The Real Spam Has Stood Up

In "Will the Real Spam Please Stand Up?," Kevin Stirtz disagrees with the statement, "until a user has opted-in to your email list, you are sending spam."

All fine and good. Nothing wrong with a bit of disagreement. I'll prove it: I disagree!

Do any of the following apply to what you're doing?
  • You add people to an email list and start mailing them without their prior knowledge.
  • Recipients on your list aren't expecting your mail.
  • You bought an email list.
  • You found one or more email addresses on the web and added them to your list.
If any of those apply to what you're doing: You're a spammer, dummy.

Forget about Web Marketing 101, let's talk about Email Marketing 101, and how to get your email delivered.

Target it all you want, avoid including a sales pitch, whatever. But if you build a list of people who didn't ask to hear from you, and are not expecting to hear from you, you're not going to have the ability to successfully deliver to that list. It's that simple.

Forget what Kevin thinks. Forget what I think. What do ISPs think? Let me clue you in: ISPs hate spam, because their users hate spam. When you send unwanted and unexpected email, recipients report it as spam in overwhelming numbers. Those spam reports significantly damage your sending reputation. Hotmail, Yahoo, and AOL will filter or reject your mail as a result. You're likely to get blacklisted by Barracuda, Spamcop, Brightmail, and Spamhaus, as a result.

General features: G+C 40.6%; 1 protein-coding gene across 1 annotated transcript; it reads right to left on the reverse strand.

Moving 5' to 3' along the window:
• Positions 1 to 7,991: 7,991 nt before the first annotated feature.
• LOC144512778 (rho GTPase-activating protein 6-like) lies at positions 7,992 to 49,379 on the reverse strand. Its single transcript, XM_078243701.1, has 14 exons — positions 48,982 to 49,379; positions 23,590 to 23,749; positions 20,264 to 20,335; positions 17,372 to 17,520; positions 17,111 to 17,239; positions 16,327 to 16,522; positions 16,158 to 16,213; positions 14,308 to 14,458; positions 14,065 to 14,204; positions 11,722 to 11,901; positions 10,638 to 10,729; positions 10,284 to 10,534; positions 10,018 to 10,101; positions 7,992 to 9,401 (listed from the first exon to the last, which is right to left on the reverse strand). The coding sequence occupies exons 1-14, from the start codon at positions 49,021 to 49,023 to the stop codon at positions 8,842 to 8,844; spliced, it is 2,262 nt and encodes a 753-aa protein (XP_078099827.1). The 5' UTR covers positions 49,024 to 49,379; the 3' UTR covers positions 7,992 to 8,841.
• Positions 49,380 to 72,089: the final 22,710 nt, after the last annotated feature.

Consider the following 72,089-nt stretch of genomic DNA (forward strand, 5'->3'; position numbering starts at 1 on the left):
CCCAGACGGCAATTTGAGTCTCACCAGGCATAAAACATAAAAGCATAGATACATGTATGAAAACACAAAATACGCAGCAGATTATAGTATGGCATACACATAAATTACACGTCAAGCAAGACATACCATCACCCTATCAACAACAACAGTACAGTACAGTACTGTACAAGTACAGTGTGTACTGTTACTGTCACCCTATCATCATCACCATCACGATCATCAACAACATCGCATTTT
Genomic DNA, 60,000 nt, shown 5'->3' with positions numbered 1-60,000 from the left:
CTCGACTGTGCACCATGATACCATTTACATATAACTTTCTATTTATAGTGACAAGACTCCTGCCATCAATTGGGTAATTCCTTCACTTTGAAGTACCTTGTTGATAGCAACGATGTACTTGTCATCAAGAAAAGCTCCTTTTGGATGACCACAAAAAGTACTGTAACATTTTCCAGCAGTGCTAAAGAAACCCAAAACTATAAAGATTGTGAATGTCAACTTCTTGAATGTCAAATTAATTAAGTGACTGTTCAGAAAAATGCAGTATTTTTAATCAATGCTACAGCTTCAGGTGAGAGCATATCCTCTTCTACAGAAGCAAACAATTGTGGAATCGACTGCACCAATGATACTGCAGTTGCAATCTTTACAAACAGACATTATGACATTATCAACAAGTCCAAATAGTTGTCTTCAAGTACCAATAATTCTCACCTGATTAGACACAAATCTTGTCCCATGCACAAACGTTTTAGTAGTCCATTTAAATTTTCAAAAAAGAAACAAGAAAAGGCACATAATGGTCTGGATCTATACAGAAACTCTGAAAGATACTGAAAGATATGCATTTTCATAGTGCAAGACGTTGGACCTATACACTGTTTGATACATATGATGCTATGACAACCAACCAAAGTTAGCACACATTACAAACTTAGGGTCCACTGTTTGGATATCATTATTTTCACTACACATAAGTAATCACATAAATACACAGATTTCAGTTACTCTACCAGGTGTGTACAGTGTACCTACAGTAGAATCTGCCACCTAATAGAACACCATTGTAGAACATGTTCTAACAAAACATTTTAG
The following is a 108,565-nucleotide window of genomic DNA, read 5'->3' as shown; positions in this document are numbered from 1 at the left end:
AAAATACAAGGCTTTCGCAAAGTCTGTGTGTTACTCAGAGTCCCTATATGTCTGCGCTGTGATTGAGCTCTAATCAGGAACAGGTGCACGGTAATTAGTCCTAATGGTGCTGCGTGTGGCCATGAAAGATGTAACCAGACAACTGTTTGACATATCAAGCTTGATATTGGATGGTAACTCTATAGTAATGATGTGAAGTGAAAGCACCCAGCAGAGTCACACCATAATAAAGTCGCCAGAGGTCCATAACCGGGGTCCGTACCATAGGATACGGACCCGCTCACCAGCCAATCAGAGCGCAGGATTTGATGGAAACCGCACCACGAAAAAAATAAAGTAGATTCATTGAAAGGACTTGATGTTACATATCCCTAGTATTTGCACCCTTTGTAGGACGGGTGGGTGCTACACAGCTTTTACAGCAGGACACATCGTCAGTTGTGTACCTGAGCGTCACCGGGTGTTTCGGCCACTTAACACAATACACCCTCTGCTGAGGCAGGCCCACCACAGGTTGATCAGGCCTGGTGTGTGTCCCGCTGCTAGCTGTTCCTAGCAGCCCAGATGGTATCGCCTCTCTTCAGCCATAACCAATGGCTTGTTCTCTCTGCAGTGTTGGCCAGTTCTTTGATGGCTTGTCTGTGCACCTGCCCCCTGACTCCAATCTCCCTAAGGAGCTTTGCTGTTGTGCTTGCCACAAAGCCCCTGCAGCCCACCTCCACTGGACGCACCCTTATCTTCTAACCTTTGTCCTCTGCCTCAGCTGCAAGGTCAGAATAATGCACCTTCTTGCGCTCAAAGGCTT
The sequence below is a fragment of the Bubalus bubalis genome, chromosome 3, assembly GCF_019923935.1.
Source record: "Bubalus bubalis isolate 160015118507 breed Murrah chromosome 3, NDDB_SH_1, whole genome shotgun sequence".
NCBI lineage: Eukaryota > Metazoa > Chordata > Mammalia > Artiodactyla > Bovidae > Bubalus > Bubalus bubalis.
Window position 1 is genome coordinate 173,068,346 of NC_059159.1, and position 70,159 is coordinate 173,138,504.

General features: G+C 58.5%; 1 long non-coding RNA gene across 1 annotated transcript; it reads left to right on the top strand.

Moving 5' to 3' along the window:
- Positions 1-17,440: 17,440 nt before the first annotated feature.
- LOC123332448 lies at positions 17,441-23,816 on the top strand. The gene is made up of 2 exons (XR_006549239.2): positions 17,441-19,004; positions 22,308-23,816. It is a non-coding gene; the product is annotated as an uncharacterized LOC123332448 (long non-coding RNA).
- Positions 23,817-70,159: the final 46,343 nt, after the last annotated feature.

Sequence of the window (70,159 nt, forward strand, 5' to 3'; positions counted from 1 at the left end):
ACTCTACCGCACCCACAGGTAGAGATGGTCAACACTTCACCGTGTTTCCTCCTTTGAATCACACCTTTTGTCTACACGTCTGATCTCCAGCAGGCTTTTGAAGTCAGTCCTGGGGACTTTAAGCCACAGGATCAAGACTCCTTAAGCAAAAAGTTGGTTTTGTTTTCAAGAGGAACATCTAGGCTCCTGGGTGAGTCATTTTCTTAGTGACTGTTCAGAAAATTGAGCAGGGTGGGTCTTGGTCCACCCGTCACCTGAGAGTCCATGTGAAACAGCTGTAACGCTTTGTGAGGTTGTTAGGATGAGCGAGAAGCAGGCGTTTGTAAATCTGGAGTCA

In spite of a cheekily-written blog post containing a clever redefinition of what constitutes spam, permission remains key to getting your email delivered. Sure, you can get away with bypassing permission -- for a little while. Until your sending reputation catches up to you. Just because it hasn't caught up with Kevin (yet), doesn't mean it makes for a sustainable marketing model or best practice.

It seems that I'm not the only one with this viewpoint, either.

3 comments:

  1. Hello Al - nice post. I'm glad you allow us the right to disagree because we do. My small list goes to friends, clients, colleagues and opt-in subscribers. People I don't personally know get personal emails sent directly from my email client. I am in no way suggesting people send unsolicited bulk email or building massive opt-out lists. That was not the point of my post. What I do is small scale and VERY sustainable. Anyway, thanks for reading and commenting.

    Kevin Stirtz
    The "Cheeky" Smart Marketing Guy

    ReplyDelete
  2. Hey Kevin - great to hear from you. It's great to hear that you don't spam. Maybe next time it would be better communicated in a way other than saying how you disagree with the permission principle when building a list. Seems like that would mean one is sending unsolicited bulk email.

    ReplyDelete
  3. Hi Al - you're absolutely right. I could have/should have worded it better. Well, they called President Reagan the "Great Communicator" not me! Have a nice weekend.

    Kevin Stirtz

    ReplyDelete

Comments policy: Al is always right. Kidding, mostly. Be polite, and you're welcome to join in, even if it's a differing viewpoint.